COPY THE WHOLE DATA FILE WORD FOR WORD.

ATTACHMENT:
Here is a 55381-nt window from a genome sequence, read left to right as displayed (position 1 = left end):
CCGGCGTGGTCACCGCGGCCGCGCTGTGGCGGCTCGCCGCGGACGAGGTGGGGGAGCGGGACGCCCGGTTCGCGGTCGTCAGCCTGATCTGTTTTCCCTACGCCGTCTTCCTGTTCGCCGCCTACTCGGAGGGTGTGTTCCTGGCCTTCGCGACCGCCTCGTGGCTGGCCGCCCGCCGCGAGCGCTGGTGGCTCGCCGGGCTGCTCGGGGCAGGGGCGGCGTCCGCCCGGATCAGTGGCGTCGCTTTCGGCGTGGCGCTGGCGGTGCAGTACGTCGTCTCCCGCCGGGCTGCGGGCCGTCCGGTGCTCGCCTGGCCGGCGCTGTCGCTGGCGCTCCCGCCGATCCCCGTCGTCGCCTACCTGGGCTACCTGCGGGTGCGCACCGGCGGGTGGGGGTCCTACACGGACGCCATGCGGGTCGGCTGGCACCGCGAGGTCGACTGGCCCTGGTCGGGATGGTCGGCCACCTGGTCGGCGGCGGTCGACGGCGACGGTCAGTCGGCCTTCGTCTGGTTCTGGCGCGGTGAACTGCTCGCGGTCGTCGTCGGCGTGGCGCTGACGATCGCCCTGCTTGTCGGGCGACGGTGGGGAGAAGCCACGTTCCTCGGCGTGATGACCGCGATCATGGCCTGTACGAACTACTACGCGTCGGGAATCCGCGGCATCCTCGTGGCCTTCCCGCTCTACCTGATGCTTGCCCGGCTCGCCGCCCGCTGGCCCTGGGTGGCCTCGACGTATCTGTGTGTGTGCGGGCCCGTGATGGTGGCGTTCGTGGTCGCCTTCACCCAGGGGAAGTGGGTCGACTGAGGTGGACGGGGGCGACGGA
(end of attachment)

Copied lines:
Here is a 55381-nt window from a genome sequence, read left to right as displayed (position 1 = left end):
CCGGCGTGGTCACCGCGGCCGCGCTGTGGCGGCTCGCCGCGGACGAGGTGGGGGAGCGGGACGCCCGGTTCGCGGTCGTCAGCCTGATCTGTTTTCCCTACGCCGTCTTCCTGTTCGCCGCCTACTCGGAGGGTGTGTTCCTGGCCTTCGCGACCGCCTCGTGGCTGGCCGCCCGCCGCGAGCGCTGGTGGCTCGCCGGGCTGCTCGGGGCAGGGGCGGCGTCCGCCCGGATCAGTGGCGTCGCTTTCGGCGTGGCGCTGGCGGTGCAGTACGTCGTCTCCCGCCGGGCTGCGGGCCGTCCGGTGCTCGCCTGGCCGGCGCTGTCGCTGGCGCTCCCGCCGATCCCCGTCGTCGCCTACCTGGGCTACCTGCGGGTGCGCACCGGCGGGTGGGGGTCCTACACGGACGCCATGCGGGTCGGCTGGCACCGCGAGGTCGACTGGCCCTGGTCGGGATGGTCGGCCACCTGGTCGGCGGCGGTCGACGGCGACGGTCAGTCGGCCTTCGTCTGGTTCTGGCGCGGTGAACTGCTCGCGGTCGTCGTCGGCGTGGCGCTGACGATCGCCCTGCTTGTCGGGCGACGGTGGGGAGAAGCCACGTTCCTCGGCGTGATGACCGCGATCATGGCCTGTACGAACTACTACGCGTCGGGAATCCGCGGCATCCTCGTGGCCTTCCCGCTCTACCTGATGCTTGCCCGGCTCGCCGCCCGCTGGCCCTGGGTGGCCTCGACGTATCTGTGTGTGTGCGGGCCCGTGATGGTGGCGTTCGTGGTCGCCTTCACCCAGGGGAAGTGGGTCGACTGAGGTGGACGGGGGCGACGGA